I searched up videos and instructions online. The next time I got up before Andy, I frothed up my milk and added it to some coffee from the carafe.

It was bitter as all hell. Stronger than the coffee from our previous coffee maker for sure. I was still making faces when Andy hurried into the kitchen.

“This is bad, honey,” I told him. “I dunno why it doesn’t taste like your cappuccinos.”

“You used MY coffee?!” Andy looked both outraged…and guilty.

My espresso bag.

“What do you—what coffee have you been making ME?” I whipped open a cabinet. “Is there a can of instant or General Foods International Coffees in here?”

“I would never! This new coffee maker also does espressos, so I make you your own shot for your cappuccino.” He pulled down a brown bag and showed it to me.

“You mean you’ve been secretly making me different coffee? So you can have all ten cups to yourself? While I was feeling bad you got a smaller carafe in order to get the machine with the milk frother?!”

“But don’t you like the cappuccinos better than my coffee?”

“That is…not the point!” I stalked off to walk the dog. And also to complain to my Lawyer Sister about Andy’s duplicitous coffee-switching.

After she quit laughing, Lawyer Sis said, “I don’t know why you’re complaining. Your husband makes you your own special cappuccino every morning. Take the win.”

“Yes, but if I get up first, then I have to wait for my coffee.”

“Oh, boo-hoo. Other people have to pay money and drive to Starbucks for cappuccinos. My husband doesn’t even know how to make coffee. He drinks Dr. Pepper. FOR BREAKFAST.”

I shuddered and conceded.

Andy promised to show me how to make my own shot of espresso. I have yet to take him up on his offer.

Perhaps because I am also enjoying my new coffee maker.

Cappuccino holiday style!

Belated Chinese New Year (#275)

My husband is Chinese-American.

I’m so white looking, I make a point of assuring any new neighbors of color that I did not vote for Trump.

Our son took after me.

Occasionally, an Asian-American woman would ask me if Baby D’s father was Asian, but no one ever appeared to be surprised that I was his mom.

It was different for my husband. He took Baby D to the grocery store when Baby D was about 2. An old white man got in Andy’s face and asked, “Is that your son?”

Andy said, “Yes.”

The old white man snorted and said, “He don’t look a thing like his daddy!”

Andy replied, “That’s because his white mama traded up races.” Continue reading Belated Chinese New Year (#275)

Houseguest vs. Hostess (#240)

A woman’s home is her castle. Until her father-in-law shows up.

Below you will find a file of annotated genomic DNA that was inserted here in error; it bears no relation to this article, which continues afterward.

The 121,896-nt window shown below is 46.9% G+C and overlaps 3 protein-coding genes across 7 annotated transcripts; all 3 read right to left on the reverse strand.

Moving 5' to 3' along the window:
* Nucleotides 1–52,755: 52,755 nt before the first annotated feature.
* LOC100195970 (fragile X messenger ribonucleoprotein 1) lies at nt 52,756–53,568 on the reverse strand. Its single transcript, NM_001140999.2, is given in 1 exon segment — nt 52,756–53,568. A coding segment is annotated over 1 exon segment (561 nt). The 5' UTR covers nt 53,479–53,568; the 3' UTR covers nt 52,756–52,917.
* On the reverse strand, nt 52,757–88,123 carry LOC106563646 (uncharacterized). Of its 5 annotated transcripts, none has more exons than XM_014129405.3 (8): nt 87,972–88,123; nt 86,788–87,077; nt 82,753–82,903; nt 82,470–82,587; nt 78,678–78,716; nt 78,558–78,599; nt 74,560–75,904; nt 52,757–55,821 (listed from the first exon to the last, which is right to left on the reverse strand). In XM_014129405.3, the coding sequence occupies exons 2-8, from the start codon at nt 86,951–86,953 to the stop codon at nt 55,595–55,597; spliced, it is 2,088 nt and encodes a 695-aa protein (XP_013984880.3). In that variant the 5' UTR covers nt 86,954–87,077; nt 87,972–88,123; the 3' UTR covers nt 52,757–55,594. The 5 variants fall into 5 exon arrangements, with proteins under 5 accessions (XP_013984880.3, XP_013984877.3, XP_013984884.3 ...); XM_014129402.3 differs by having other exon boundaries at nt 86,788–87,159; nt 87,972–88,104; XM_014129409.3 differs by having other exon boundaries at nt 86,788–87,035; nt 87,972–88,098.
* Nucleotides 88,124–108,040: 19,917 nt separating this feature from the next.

I’m white woman raised by a former debutante. My racist Southern grandma ran a charm school. As liberated as my mother tried to be, she was still stuck on Rules of Acceptable Female Behavior.

One such rule was “Be an Exemplary Hostess.” When friends came over, they got first pick of snacks, toys, and sleeping bags. They chose the games we played.

When my parents entertained, we children took coats. We handed around hors d’ oeuvres. We got adults drinks. If there was a shortage of chairs, we offered our seats to adults and took the floor. We cleared the table and did the dishes, too. My mother took immense pride in the praise guests heaped upon her for her adorable little helpers.

She shared their praise with us. And since we were many, and desperate for attention, we got a little warped.

Continue reading Houseguest vs. Hostess (#240)

We Are Not Water on the Floor (#178)

Would you throw this vase at the patriarchy? What if the patriarchy is your father-in-law?

I was fortunate enough to grow up with parents who didn’t have double standards for girls. No telling how much of this was due to feminism and how much was due to fact that the child labor pool in our house was only ¼ male (sometimes less). Big Brother had to do dishes. My sisters and I had to mow the lawn.

Our value was no less because we were female. Continue reading We Are Not Water on the Floor (#178)

Son-in-Law vs. Daughter-in-Law (#110)

IMG_5730When I butted heads with my in-laws, I had a secret weapon. Well, more like a secret label, really. I was able to avoid taking their criticism personally by calling it “a cultural difference.”

Doubling the number of bridesmaids to 8 due to Chinese superstitions about the Voldemort of numbers? It’s a pain in the ass, but fine, I’ll respect your superstition.

Ignoring the fact that I hate seafood and making sure every dish at the Chinese Wedding Banquet was marine? Well, each dish had some cultural significance and my in-laws paid for it. I fed my portions to my new husband and said nothing. Continue reading Son-in-Law vs. Daughter-in-Law (#110)